By Laura McKillip Wood
Jody Hesler joined a search committee at her church in the early ’90s, helping the leadership find a Christian family to live in Ukraine and facilitate a partnership with a church there. Instead she began to hear God whispering that he wanted her to go.
“I absolutely did not trust that I was hearing from the Lord. . . . I think I asked God daily if this was me looking for an ‘adventure’ or him calling me.” She had no Bible college training and wondered if a single woman would be effective in intercultural work.
Eventually it became clear to Jody that God did indeed want her in Ukraine. She moved to Mikolaev, Ukraine, for “just a year” to see how it panned out. Eleven years later, she and her Ukrainian coworkers had a thriving ministry to children who were living on the street or in neglectful conditions in Crimea. Strong female role models in the Ukrainian matriarchal society embraced her, a single woman, as one of their own, bringing her into their lives and ministries.
After a little more than a decade, she became convinced that she should allow Ukrainian nationals to take over the ministry. At that time, Jody visited a Central Asian nation to pray for workers for that country. God’s plan once again emerged when she found herself drawn to moving there, where Christianity and missionaries were prohibited. She lived and worked in Central Asia for 10 years. “I was a community development specialist, working to help communities identify their needs, marshal their resources, and make plans for building or rebuilding their villages.” Of course, while doing that she also provided a Christian witness to the Muslims with whom she worked.
Serving on the mission field for more than two decades, Jody began to see how the psychological health of her fellow missionaries impacted their ministries. She also noticed that she often served as an informal counselor for other missionaries.
“Quite frankly, I’ve been there—weary and wounded—with few who understand the rather unique stressors missionaries are under.” When the last team she worked with “spectacularly imploded in a record short time,” she found herself in counseling to deal with the impact of it. She began to consider going back to college to pursue an M.A. in Clinical Psychology. “I have a heart for missionaries—missionaries who are pouring it out and not getting poured back into, missionaries who are tired, burned out, depressed, struggling in their personal relationships, struggling to hear from God. It is a privilege to walk with them into healing.”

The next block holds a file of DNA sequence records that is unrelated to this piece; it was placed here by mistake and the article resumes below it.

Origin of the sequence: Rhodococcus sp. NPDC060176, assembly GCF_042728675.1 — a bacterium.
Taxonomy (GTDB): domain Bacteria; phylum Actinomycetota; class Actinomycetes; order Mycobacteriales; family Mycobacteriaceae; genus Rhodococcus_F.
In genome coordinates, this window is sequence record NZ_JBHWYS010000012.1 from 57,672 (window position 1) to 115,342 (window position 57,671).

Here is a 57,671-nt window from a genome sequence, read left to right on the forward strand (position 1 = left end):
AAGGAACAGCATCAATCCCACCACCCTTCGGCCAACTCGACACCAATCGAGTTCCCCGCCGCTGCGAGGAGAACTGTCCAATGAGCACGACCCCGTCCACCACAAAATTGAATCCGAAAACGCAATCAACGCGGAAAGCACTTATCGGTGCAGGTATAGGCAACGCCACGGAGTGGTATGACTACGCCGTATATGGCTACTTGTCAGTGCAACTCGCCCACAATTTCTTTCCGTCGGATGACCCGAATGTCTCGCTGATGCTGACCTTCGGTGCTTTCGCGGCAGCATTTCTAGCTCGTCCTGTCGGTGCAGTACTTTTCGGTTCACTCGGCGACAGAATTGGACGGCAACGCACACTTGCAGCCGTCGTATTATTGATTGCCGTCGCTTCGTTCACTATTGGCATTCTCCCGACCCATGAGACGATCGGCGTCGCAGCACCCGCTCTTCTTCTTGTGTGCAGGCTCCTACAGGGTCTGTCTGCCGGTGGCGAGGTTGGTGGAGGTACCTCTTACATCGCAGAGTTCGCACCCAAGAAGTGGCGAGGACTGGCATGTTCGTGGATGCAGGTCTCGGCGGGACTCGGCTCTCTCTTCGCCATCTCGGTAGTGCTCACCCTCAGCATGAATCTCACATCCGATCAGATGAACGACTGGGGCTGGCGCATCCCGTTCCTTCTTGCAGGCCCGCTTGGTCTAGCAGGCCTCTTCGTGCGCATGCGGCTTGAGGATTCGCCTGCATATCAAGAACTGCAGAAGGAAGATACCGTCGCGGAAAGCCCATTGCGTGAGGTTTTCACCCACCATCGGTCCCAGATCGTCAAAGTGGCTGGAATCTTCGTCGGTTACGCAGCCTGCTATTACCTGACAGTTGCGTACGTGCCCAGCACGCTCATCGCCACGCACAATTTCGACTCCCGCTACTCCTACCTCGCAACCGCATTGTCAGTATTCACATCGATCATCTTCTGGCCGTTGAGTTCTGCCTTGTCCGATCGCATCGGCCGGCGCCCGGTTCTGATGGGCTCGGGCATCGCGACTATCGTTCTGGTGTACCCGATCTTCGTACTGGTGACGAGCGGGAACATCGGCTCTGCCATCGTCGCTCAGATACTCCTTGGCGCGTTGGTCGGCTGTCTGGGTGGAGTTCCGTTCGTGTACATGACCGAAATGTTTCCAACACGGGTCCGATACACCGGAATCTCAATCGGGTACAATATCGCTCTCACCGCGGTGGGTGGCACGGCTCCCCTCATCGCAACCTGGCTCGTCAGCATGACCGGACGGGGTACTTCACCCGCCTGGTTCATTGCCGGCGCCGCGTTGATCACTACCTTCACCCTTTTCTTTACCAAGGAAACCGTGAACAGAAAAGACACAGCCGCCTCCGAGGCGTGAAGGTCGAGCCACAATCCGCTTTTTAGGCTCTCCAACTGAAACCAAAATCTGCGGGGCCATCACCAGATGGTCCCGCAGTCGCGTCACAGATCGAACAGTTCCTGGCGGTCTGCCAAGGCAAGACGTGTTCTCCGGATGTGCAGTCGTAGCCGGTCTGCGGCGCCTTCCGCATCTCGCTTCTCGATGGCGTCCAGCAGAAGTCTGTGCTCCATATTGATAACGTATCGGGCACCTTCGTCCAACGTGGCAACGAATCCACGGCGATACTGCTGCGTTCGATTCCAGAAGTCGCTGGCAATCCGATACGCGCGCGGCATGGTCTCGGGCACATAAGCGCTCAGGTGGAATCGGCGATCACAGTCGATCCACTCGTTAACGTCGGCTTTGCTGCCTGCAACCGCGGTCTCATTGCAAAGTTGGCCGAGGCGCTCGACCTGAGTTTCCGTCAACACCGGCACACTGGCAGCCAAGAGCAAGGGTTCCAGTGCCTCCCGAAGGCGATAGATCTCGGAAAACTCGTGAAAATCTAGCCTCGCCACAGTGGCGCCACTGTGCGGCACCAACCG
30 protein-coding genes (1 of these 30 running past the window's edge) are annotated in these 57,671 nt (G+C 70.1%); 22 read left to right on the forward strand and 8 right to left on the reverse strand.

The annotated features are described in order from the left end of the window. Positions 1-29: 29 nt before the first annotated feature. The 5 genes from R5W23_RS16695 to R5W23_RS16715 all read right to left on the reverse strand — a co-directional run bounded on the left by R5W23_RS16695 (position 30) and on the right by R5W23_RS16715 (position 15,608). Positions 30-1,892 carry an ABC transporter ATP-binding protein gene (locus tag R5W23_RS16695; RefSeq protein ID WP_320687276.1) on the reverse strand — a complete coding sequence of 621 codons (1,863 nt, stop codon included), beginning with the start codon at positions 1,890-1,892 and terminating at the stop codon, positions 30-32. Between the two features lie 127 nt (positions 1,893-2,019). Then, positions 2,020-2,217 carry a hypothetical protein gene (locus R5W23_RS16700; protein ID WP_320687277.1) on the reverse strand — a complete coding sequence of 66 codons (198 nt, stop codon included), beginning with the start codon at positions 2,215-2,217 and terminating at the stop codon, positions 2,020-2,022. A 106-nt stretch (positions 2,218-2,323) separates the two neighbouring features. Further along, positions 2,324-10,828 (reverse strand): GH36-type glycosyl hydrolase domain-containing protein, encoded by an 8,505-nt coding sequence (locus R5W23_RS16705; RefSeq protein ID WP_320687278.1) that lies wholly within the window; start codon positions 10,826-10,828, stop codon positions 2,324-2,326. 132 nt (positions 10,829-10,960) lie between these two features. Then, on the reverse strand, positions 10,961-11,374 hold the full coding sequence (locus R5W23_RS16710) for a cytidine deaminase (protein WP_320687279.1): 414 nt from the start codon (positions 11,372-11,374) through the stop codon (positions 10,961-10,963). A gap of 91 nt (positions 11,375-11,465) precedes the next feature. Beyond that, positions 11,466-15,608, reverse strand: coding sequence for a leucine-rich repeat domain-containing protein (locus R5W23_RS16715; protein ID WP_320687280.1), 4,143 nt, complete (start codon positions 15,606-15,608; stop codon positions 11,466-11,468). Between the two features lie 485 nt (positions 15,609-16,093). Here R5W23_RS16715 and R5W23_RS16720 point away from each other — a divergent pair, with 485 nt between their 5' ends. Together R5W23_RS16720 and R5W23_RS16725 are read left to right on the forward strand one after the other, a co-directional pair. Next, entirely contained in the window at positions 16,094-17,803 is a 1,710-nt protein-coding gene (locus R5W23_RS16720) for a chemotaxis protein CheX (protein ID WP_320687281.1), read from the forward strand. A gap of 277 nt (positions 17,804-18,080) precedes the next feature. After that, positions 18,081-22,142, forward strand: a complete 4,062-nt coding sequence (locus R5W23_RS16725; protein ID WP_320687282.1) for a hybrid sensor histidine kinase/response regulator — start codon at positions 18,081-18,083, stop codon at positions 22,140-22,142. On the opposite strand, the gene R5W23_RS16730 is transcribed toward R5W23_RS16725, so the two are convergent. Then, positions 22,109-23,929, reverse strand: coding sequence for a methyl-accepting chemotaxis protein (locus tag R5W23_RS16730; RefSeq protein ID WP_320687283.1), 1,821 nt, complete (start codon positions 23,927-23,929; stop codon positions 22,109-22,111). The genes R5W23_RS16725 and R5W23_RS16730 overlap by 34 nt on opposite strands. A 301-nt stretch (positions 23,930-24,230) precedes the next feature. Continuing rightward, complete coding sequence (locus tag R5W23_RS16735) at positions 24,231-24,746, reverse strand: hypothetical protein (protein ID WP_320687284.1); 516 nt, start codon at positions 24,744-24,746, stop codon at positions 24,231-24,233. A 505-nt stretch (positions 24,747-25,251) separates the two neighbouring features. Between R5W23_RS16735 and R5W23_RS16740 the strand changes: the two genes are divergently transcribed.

Such a compassionate heart serves God well on the field.
Spiritual & Emotional Support
Many intercultural workers struggle with psychological and interpersonal issues, unable to reach out and find healing so far from home. According to the Narramore Christian Foundation, every year more than 5,000 U.S. missionaries leave their fields of service for preventable reasons involving depression, marriage and family difficulties, unresolved interpersonal conflicts with team members and nationals, and inadequate spiritual and emotional support. Jody desires to provide necessary support to those struggling on the field.
Jody has now finished a degree at Wheaton College and interns at Alongside, Inc. in Kalamazoo, Michigan. This organization ministers to pastors and missionaries. When her internship ends in 2016, she will split her time between the Middle East and Michigan. She still has a heart for Muslims as well as missionaries, so she hopes to spend June through October in Michigan counseling missionaries and ministers and the rest of the year in the Middle East. There she will work as a regional member care coordinator, providing counseling for missionaries in that region. She’ll also be a part of ministering to the local community.
Jody stepped out in faith 20 some years ago, following God to a place where she knew no one. Apparently God did not believe that Jody’s lack of Bible college training or status as a single woman were impediments to the gospel. He has used her administrative abilities and compassionate heart in fantastic ways to advance his kingdom!
If you’d like to receive Jody’s e-newsletter or find out more information about her ministry, drop her a line (firstname.lastname@example.org).
Laura McKillip Wood formerly taught missionary children in Ukraine and now works in the academic office of Nebraska Christian College in Papillion, Nebraska. She and her husband, Andrew, have three children (lauramckillipwood.com).